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Parker files lawsuit against city of Statesboro

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Posted: September 3, 2014 8:09 p.m.
Updated: September 3, 2014 7:56 p.m.
Parker files lawsuit against city of Statesboro

Frank Parker

Former City Manager Frank Parker filed suit against the city of Statesboro and its elected officials Wednesday in Bulloch County Superior Court, alleging that he was wrongfully fired and asking that he be reinstated and awarded unspecified damages.

As Parker's attorney, Dan Snipes of Statesboro, had predicted, the formal complaint does not state a dollar amount, leaving that to be determined by the court. Instead, the complaint asks for all damages allowed under Georgia law, including general and special damages and "the maximum civil fine."

In a July 22 ante-litem, or pre-litigation, notice that gave the city a chance to settle Parker's claims, Snipes had asked for more than $250,000 on his behalf.

Wednesday's filing lists as defendants the city itself, Mayor Jan Moore and all five City Council members "individually and as members."

Parker, the city manager from Oct. 5, 2010, was fired by the City Council on a 3-2 vote June 24, 2014. At that meeting, Moore and City Attorney Alvin Leaphart recounted statements Parker made at a June 19 meeting of city department heads. According to Moore's version at the June 24 meeting, Parker had said he regularly met "with four or five councilmen in a room to discuss city business." He also said he had seen Leaphart meeting with a quorum of council members in his office, which Leaphart denied ever having done.

Five counts

Parker's civil suit alleges five counts of wrongdoing by the city and its officials.

Count 1 alleges wrongful termination and breach of contract. It cites a passage from the city code of ordinances that requires a resolution from the City Council stating its reasons and a 30-day notice, with an opportunity to reply, before a city administrator is removed. Parker's firing was immediate.

Count 2 alleges that council violated the law popularly known as the Georgia Whistleblower Act, which prohibits retaliation against public employees for disclosing violations of laws or regulations.

Count 3 alleges intentional infliction of emotional distress.

Count 4 alleges slander. "Although Plaintiff, as City Manager, cannot violate the Open Meetings Act in that his position does not constitute part of a quorum of the City Council, the comments of City Council publicly imputed a crime punishable by law to the Plaintiff," Snipes asserts in the complaint. It also describes comments made by the defendants as "false and malicious" and asserts that they made them "intentionally, recklessly and negligently ... to the public."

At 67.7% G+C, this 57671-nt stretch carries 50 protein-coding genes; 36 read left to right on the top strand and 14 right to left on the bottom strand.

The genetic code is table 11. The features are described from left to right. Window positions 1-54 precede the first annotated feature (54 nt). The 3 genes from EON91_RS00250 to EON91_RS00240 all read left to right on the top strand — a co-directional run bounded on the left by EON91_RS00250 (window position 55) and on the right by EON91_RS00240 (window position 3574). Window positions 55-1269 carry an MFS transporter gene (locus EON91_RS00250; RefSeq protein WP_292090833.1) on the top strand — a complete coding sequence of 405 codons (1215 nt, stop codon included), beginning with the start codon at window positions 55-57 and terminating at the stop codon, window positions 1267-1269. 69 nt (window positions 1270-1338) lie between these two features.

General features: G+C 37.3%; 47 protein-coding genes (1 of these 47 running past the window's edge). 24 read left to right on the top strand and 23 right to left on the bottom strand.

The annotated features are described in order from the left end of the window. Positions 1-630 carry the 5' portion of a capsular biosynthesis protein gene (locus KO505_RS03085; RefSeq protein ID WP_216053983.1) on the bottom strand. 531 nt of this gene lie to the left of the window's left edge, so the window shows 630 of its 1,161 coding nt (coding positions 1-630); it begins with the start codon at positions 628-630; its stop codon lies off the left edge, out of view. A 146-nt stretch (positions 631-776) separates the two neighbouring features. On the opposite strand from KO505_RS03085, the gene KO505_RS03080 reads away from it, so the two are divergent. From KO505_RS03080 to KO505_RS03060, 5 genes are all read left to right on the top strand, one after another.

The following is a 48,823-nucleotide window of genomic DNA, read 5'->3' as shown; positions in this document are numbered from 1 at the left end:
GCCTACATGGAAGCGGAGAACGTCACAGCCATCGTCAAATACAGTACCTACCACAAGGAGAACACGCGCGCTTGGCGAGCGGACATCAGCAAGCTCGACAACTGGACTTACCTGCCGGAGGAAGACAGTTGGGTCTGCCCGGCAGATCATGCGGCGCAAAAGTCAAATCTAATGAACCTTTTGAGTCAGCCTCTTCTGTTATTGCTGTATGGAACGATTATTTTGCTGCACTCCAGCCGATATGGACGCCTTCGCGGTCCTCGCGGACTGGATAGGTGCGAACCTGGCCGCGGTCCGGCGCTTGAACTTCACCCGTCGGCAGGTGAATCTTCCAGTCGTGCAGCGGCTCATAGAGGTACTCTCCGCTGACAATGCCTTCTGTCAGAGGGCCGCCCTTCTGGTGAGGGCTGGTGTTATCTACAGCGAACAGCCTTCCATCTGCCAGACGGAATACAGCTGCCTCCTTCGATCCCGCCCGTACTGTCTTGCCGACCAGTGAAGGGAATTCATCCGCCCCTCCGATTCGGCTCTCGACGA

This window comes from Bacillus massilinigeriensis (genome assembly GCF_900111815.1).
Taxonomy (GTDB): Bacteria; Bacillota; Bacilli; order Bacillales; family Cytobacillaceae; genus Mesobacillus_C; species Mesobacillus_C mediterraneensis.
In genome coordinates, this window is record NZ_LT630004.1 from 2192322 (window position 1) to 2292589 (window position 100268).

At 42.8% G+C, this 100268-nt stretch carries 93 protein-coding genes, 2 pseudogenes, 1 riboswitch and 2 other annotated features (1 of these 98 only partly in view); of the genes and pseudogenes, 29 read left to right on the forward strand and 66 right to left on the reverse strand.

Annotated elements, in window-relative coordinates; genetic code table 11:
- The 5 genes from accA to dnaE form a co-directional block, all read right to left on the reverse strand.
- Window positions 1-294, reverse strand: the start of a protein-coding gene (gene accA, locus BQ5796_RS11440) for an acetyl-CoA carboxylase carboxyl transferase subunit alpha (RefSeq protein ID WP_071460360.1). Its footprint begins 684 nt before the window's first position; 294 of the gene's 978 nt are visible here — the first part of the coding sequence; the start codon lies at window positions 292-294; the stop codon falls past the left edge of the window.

Count 5 alleges that City Council violated the Georgia Open Meetings Act.

"No special circumstances exist to justify the closed door politics, discussions and actions taken by Defendants at such meetings," the complaint asserts.

Read Gignilliat, an Atlanta attorney representing the city of Statesboro in its dispute with Parker, was not contacted for this report but had replied to the ad-litem notice in a letter to Snipes and commented by phone for an Aug. 24 article. Gignilliat and city officials then deferred somewhat to the outcome of an investigation requested by the city, but he rejected Parker's allegations.

"I don't think there's any merit to the allegations that he's made, particularly in regard to his employment," Gignilliat said. "I think that the city acted within its rights in terminating his employment, irrespective of what the investigative report reveals."

Responding to the slander allegation in his reply letter, Gignilliat had referred to "privileged" communications, implying that city officials could not slander Parker with statements made as part of official proceedings.

Gignilliat has also asserted that the ordinance requiring notice for firing a city administrator applied only to the position with that title, which no longer exists. Snipes' complaint, in contrast, asserts that as "city manager," Parker filled the same position as a "city administrator."

In a phone interview Wednesday, Snipes said the usual procedure is that the city will have 30 days after being served with the complaint to file an answer, after which both sides will go through an approximately six-month discovery process with exchanges of requests for documents and taking sworn statements from witnesses. Parker's complaint asks for a jury trial.

Al Hackle may be reached at (912) 489-9454.


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